Start hacking Mule 3 – with Mule IDE

September 16 2010


While the rest of the team was still busy with Mule 3 release preparations I took some time to update Mule IDE to be compatible with Mule 3.

What’s new?

I have put most work into creating new projects from the examples that come with the Mule distribution. This feature was rewritten to match the examples layout in Mule 2.2.x as well as in Mule 3. You’ll notice that the entire example is now copied over (minus a few files that do not make sense in an Eclipse project,

Say Hello to Mule 3

September 15 2010


The Mule team are really excited to announce Mule 3, the next generation open source ESB platform. It’s been a long time coming and the team have done a stellar job redefining what you should expect from an ESB. This release marks some significant new features as well as changes to Mule itself that result in the most powerful, light-weight and simple to use ESB out there.

Improvements to exception handling for Mule 3

September 10 2010


We have tried to simplify and improve our approach to exception handling in Mule 3 in order to make behavior more predictable.

Beyond Integration, Part 3: Towards Eventing


In the previous installment of the Beyond Integration series, we talked about some strategies for evolving legacy monolithic systems into finer grained services orchestrated by Mule ESB. As mentioned in this earlier post, following such a path opens the door for implementing new business operations by using the newly created services in novel and previously impossible ways.

Transactions: Joining the outside world


One of the strengths of the Mule ESB is its ability to share many kinds of resources with the rest of the software environment: libraries, Spring beans, transaction managers, and many more.  Starting in Mule 2.2.6 and 3.0, there’s another thing Mule can share: transactions.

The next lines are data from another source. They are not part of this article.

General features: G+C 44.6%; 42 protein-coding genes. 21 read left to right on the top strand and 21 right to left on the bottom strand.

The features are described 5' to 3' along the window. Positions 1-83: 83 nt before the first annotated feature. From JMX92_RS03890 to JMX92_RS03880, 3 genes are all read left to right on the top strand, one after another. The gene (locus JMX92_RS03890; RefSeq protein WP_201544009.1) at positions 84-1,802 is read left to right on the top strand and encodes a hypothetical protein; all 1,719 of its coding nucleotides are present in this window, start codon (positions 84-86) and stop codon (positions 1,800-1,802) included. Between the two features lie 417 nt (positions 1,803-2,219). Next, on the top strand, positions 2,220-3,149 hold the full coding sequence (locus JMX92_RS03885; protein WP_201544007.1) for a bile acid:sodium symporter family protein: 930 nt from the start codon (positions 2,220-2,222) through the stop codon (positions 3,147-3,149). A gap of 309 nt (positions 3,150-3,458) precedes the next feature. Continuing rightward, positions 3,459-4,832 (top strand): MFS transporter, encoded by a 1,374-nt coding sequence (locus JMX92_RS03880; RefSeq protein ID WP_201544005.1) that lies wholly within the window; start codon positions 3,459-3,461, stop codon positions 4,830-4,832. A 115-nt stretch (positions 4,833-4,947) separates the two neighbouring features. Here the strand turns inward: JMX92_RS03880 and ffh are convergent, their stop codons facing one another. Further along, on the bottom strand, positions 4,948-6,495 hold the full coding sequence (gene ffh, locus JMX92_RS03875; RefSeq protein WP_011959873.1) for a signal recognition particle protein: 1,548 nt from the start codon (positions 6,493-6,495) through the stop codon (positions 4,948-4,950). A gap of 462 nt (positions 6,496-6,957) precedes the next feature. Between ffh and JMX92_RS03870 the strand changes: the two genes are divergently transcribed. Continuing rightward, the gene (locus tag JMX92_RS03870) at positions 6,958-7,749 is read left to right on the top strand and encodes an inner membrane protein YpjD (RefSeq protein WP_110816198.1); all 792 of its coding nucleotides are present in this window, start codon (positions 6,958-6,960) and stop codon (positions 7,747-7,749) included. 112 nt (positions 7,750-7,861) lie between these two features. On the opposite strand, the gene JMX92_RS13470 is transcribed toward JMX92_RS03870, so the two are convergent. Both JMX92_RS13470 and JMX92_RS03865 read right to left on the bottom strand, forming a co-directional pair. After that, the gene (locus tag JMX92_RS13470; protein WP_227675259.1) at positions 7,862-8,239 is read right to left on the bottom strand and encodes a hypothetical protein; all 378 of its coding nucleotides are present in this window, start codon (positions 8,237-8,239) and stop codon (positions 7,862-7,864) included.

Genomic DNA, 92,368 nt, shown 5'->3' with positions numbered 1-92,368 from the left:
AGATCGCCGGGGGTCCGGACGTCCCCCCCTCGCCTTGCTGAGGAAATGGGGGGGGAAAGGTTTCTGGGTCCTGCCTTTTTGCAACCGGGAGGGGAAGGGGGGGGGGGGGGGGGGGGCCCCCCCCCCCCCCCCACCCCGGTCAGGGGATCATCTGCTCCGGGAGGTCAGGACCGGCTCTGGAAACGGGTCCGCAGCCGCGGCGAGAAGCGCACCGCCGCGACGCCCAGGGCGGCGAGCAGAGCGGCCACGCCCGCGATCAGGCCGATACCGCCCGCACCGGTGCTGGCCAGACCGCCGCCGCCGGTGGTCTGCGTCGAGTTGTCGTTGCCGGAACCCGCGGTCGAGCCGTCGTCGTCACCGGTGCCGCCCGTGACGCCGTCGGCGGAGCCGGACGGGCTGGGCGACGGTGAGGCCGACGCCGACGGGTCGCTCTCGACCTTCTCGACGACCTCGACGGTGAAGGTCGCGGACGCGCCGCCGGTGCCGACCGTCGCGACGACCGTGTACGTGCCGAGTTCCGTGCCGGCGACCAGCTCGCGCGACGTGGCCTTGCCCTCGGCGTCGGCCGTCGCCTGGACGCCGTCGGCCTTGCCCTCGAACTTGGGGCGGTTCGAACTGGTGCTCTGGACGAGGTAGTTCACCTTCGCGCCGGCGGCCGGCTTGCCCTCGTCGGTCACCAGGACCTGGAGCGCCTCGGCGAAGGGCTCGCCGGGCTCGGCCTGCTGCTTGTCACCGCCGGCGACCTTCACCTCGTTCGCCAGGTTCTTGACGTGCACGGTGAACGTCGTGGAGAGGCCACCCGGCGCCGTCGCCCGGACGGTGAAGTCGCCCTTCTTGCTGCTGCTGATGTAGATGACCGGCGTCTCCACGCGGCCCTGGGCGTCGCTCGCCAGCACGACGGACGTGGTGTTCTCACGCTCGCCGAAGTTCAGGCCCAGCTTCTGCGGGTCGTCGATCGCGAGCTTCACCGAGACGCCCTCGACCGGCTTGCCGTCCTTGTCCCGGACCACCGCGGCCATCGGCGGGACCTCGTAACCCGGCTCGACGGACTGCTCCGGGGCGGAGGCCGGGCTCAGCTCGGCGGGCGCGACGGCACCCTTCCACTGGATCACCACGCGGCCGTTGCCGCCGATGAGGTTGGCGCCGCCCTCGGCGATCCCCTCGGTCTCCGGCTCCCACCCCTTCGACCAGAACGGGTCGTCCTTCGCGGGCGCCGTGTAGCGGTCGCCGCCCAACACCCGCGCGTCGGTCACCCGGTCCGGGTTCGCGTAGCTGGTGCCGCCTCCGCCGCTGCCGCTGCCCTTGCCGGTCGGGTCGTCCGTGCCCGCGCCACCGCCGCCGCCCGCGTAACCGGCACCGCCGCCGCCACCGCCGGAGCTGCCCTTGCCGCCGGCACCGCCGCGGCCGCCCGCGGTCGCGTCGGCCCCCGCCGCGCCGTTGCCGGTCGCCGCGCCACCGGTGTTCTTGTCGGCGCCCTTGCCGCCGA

Migrating MuleForge projects to 3.0

September 3 2010


In order to make sure that the migration path is straightforward and well-documented, I just finished migrating the SFTP MuleForge project from Mule ESB 2.2.1 to 3.0.  It was extremely helpful to have a good set of unit tests in the SFTP transport code.  That makes it easier to tell if your project still has all of the necessary functionality after the migration.  If you are interested in migrating your own MuleForge project,

Speak JavaScript? RESTful web services are belong to you!


Springing into Tcat


Spring has become a highly popular framework for the development of web applications, thanks to a compelling support for web features, both at its core and within extensions modules. When it comes to deployment time, Spring shines again by its container agnosticism. Because Spring web applications are pretty much self contained, they can get deployed on any JavaEE container. With a plethora of containers available, picking one can be a daunting task.

RESTx version 0.9.4: JavaScript everywhere, MIME types and more


Version 0.9.4 of RESTx – the fastest way to create RESTful web services – has just been released. The main features introduced by this version are the ability to write components in server-side JavaScript, the addition of a JavaScript client library and much improved handling of content types for input and output. You can download it now.

Sweet XML: How pattern-based configuration will sugarize your Mule


Configuring Mule involves XML, and though using a decent XML editor can help a lot (thanks to the contextual help it provides from Mule’s schemas), there is still a enough angle brackets to warrant a coffee break as projects get more complicated.

As the number of services in a Mule project increases, so does the amount of noise in its configuration files, making it harder to understand and maintain them. We recommend splitting service configuration files,